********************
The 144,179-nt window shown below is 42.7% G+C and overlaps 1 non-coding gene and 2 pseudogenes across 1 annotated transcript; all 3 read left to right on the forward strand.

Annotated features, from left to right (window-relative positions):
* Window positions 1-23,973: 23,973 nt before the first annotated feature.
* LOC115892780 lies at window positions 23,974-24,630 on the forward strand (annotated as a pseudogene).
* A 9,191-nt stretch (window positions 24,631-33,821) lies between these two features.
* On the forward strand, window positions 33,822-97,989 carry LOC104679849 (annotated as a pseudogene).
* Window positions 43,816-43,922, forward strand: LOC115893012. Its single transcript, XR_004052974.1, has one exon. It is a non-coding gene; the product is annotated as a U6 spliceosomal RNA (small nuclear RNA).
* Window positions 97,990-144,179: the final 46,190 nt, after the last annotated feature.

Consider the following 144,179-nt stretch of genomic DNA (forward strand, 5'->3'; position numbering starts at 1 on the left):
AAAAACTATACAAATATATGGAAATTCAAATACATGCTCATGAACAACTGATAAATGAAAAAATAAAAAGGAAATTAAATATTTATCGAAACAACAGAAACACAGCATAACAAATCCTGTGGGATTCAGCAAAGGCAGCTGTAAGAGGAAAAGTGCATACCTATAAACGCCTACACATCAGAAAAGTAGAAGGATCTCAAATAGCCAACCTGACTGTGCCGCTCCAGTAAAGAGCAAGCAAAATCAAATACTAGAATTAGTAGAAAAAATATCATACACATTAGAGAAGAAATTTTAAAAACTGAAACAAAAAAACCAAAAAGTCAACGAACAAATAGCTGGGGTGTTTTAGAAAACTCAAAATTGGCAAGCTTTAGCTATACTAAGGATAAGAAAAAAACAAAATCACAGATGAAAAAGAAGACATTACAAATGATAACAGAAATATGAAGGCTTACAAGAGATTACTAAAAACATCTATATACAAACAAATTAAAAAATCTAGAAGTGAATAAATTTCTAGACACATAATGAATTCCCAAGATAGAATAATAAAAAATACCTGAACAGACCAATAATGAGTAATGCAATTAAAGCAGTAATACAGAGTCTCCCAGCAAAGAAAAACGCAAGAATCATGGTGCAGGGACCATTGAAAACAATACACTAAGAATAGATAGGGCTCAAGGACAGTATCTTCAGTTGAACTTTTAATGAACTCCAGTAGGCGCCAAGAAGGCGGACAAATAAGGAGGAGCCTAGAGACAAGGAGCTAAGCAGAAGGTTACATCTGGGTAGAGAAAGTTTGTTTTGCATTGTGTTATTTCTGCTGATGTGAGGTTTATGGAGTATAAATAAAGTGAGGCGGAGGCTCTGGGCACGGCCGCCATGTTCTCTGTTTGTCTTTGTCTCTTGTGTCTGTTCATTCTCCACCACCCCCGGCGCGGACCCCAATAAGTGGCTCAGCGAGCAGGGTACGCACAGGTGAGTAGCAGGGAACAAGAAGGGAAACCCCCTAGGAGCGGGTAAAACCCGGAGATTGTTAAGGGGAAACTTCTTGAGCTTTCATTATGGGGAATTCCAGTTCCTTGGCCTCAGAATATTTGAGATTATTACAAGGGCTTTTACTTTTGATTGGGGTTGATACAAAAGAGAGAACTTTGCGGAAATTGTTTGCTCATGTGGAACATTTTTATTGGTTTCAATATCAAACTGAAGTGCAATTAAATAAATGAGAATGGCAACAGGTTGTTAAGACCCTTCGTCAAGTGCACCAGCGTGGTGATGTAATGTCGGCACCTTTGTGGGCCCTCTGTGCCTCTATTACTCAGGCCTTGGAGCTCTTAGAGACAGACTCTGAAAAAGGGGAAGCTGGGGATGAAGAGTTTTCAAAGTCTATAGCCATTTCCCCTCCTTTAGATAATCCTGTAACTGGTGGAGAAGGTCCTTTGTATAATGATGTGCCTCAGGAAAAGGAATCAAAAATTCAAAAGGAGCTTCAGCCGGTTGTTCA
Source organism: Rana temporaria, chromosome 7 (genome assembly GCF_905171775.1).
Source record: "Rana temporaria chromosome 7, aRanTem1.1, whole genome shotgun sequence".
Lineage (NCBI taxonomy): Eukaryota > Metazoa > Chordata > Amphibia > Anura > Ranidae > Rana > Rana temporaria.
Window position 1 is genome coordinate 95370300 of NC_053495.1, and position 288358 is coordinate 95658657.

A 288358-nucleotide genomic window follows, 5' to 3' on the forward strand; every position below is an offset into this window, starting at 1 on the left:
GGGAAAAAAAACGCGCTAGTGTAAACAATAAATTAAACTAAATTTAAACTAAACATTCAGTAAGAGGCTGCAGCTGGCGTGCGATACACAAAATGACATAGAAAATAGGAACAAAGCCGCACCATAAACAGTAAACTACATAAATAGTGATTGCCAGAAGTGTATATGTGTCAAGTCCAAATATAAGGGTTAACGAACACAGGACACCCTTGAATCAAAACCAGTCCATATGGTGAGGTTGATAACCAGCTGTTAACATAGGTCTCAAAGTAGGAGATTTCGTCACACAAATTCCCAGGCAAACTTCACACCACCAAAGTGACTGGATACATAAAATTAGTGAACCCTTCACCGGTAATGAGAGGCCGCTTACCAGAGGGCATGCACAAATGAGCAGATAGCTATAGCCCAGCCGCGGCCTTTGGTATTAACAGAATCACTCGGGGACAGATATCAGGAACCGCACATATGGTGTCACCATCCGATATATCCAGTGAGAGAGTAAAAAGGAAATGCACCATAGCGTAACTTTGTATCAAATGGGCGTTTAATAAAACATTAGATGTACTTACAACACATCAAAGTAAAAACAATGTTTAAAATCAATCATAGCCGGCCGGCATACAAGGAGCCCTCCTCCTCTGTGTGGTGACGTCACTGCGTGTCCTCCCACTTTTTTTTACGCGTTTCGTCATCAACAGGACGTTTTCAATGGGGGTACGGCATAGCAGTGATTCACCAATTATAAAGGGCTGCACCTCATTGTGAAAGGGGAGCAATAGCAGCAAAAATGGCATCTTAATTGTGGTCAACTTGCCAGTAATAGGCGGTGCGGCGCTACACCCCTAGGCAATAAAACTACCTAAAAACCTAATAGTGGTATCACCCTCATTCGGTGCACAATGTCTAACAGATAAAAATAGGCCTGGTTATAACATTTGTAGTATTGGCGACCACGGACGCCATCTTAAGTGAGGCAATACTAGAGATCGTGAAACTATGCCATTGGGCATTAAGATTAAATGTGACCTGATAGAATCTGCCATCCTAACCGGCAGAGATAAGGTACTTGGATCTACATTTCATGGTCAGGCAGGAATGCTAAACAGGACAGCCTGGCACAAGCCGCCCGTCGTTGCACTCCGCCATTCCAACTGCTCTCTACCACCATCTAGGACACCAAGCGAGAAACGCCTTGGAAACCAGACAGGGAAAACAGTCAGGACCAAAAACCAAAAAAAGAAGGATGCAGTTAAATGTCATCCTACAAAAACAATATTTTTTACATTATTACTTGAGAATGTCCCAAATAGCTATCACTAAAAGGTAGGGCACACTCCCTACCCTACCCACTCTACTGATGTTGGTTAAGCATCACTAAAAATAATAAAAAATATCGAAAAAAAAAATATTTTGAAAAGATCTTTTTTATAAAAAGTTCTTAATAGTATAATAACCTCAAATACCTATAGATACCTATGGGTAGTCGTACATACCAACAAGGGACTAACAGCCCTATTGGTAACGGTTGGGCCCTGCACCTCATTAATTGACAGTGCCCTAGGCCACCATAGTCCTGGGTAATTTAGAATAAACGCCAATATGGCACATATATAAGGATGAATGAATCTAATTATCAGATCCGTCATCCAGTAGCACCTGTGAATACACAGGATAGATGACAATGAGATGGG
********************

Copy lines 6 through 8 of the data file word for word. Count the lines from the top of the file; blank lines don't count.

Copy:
* On the forward strand, window positions 33,822-97,989 carry LOC104679849 (annotated as a pseudogene).
* Window positions 43,816-43,922, forward strand: LOC115893012. Its single transcript, XR_004052974.1, has one exon. It is a non-coding gene; the product is annotated as a U6 spliceosomal RNA (small nuclear RNA).
* Window positions 97,990-144,179: the final 46,190 nt, after the last annotated feature.